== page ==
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Antonio VIVALDI (1678-1741) Dorilla in Tempe – Melodramma eroico-pastorale in three acts (1734)
Dorilla – Romina Basso (mezzo-soprano)
Elmiro – Serena Malfi (mezzo-soprano)
Nomio – Marina de Liso (mezzo-soprano)
Filindo – Lucia Cirillo (mezzo-soprano)
Eudamia – Sonia Prina (contralto)
Admeto – Christian Senn (baritone)
Coro della Radiotelevisione svizzera, I Barocchisti/Diego Fasolis
rec. 2017, Auditorio Stelio Molo della RSI, Lugano, Switzerland
Booklet notes and synopsis in English, French, Italian, and German
Italian libretto with English and French translations NAÏVE OP30560 [77:14 + 64:57]
The latest operatic issue in Na´ve’s continuing Vivaldi Edition – which aims to commit all the works from the manuscripts of the composer’s collection deposited in Turin’s National Library – brings the pastoral-themed opera Dorilla in Tempe vividly to life. But all is not well in the vale of Tempe (in ancient Thessaly) as the Arcadian idyll is beset by the murderous Python which, like the Minotaur, demands human immolations in order to be assuaged. The Oracle’s unwelcome advice that Dorilla, the king’s daughter, be sacrificed is quickly resolved by the sudden intervention of Apollo, disguised as the shepherd Nomio, who kills the monster. However, all that is only a passing incident at the outset of the opera’s more protracted chain of tangled love interests.
They are played out in a fast-paced and engaging score by Vivaldi, whose arias frequently show the up-to-date influence of the Neapolitan school of opera composers, typified by sturdy, pounding rhythms, and more direct and sharply-focussed vocalism. Indeed the original 1726 version of the work does not survive, and so Diego Fasolis turns to its 1734 revival, which is, strictly speaking, a pasticcio – Vivaldi substituted for that eight arias by his contemporaries Giacomelli, Leo, Hasse, and Sarri, which exemplify the emerging stylistic fashion from Naples that would pave the way to full-blown Classicism.
Vivaldi’s own style diverges from this at other times, however, so it is a notable achievement by Fasolis to maintain an irresistible momentum across the work and forge it into a dramatically integrated whole. He establishes the necessary verve to accompany the often absurd theatrical spectacle, implied by the narrative, from the outset with a vigorous account of the Overture, but also conjures the pastoral mood in its final movement, which quotes from the famous ‘Spring’ Concerto and leading directly into the opera’s opening chorus, which derives from the same material.
Although Dorilla is the central figure of the opera, her character is relatively low-key, and so Romina Basso is not called upon to make as forceful and virtuosic impression as might be expected. Her Act One recitative, where she contemplates her impending sacrifice to the Python, is achieved with a dignified simplicity; and she expresses Dorilla’s sorrow and turn towards possible death again very effectively in her Act Three aria Il povero mio core, when her lowly lover, the shepherd Elmiro, is condemned to death by her father, King Admeto, for obstructing his plans to marry her to Nomio instead, despite her wishes. But Basso’s performance in the opening Act Two aria Come l’onde could be more perturbed as Dorilla expresses her confused feelings.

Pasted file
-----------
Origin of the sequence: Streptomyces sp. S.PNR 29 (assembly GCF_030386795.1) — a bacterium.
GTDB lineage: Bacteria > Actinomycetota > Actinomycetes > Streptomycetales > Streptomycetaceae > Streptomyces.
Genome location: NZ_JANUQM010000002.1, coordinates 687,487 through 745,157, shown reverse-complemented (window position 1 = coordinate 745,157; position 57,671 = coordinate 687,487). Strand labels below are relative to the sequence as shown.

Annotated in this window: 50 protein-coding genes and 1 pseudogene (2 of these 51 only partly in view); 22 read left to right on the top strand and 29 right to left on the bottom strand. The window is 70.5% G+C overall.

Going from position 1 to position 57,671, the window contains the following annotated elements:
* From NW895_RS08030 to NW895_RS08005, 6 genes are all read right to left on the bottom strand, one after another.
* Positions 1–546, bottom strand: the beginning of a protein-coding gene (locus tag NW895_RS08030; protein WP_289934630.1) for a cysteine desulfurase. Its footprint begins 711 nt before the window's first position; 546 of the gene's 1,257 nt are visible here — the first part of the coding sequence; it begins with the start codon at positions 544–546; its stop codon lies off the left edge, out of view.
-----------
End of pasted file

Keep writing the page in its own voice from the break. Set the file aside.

Serena Malfi takes the trouser role of Elmiro, and she bears similar dignity and nobility to match Dorilla, though also shows variously more heroism and passion in certain arias, culminating in her powerfully and precisely executed coloratura of Hasse’s Non ha pi¨, as Elmiro is about to be led off to execution before the sudden happy ending. The cause of the disruption to Dorilla and Elmiro’s initially secret but innocent romance is the scheming of the nymph Eudamia, characterised by Sonia Pria suggestively as a cynical and manipulative minx, as she stirs up trouble by revealing to Admeto that Dorilla actually loves Elmiro, for whom Eudamia also has feelings. Pria expresses that with an almost shrill, snide tone that sounds somewhat more like a male soprano. Her Act Three aria Pi¨ non vo’ mirar issues in an odd sort of warbling, although it does not affect the technical precision of her melismas. Filindo in turn is in love with Eudamia and so is understandably dismayed that her affections have strayed elsewhere; Lucia Cirillo (taking another trouser role) expresses those frustrations with impressive incision and embellishments to the aria Rete, lacci, e strali, has a burning ardour in Arsa da rai cocenti and confident, steely attack on Col pacier.
Marina de Liso negotiates the leaps and virtuosity of Nomio’s music with seamless ease, as he advances his amorous cause with Dorilla, before graciously giving way to Elmiro’s claims. Christian Senn makes for a bold Admeto as he urges Dorilla to marry Nomio, heralding the tyrannical and potentially murderous authority, with which he will do that in his first aria Dall’orrido soggiorno, though his declamations border on shouting and the short, choppy vocal phrases become wearing.
Together the singers constitute an ideally dynamic cast for this recording, and the Coro della Radiotelevisione svizzera makes a crisp and equally colourful contribution in the several brief choral numbers which, unusually, appear in this opera seria. Those who have been collecting Na´ve’s Vivaldi opera series won’t be disappointed by this latest instalment – indeed it is one of the best yet. Those who have not will find this an attractive way in to Vivaldi’s operas, revealing that he could attain a similar, if more sporadic, level of inspiration as Handel in such works.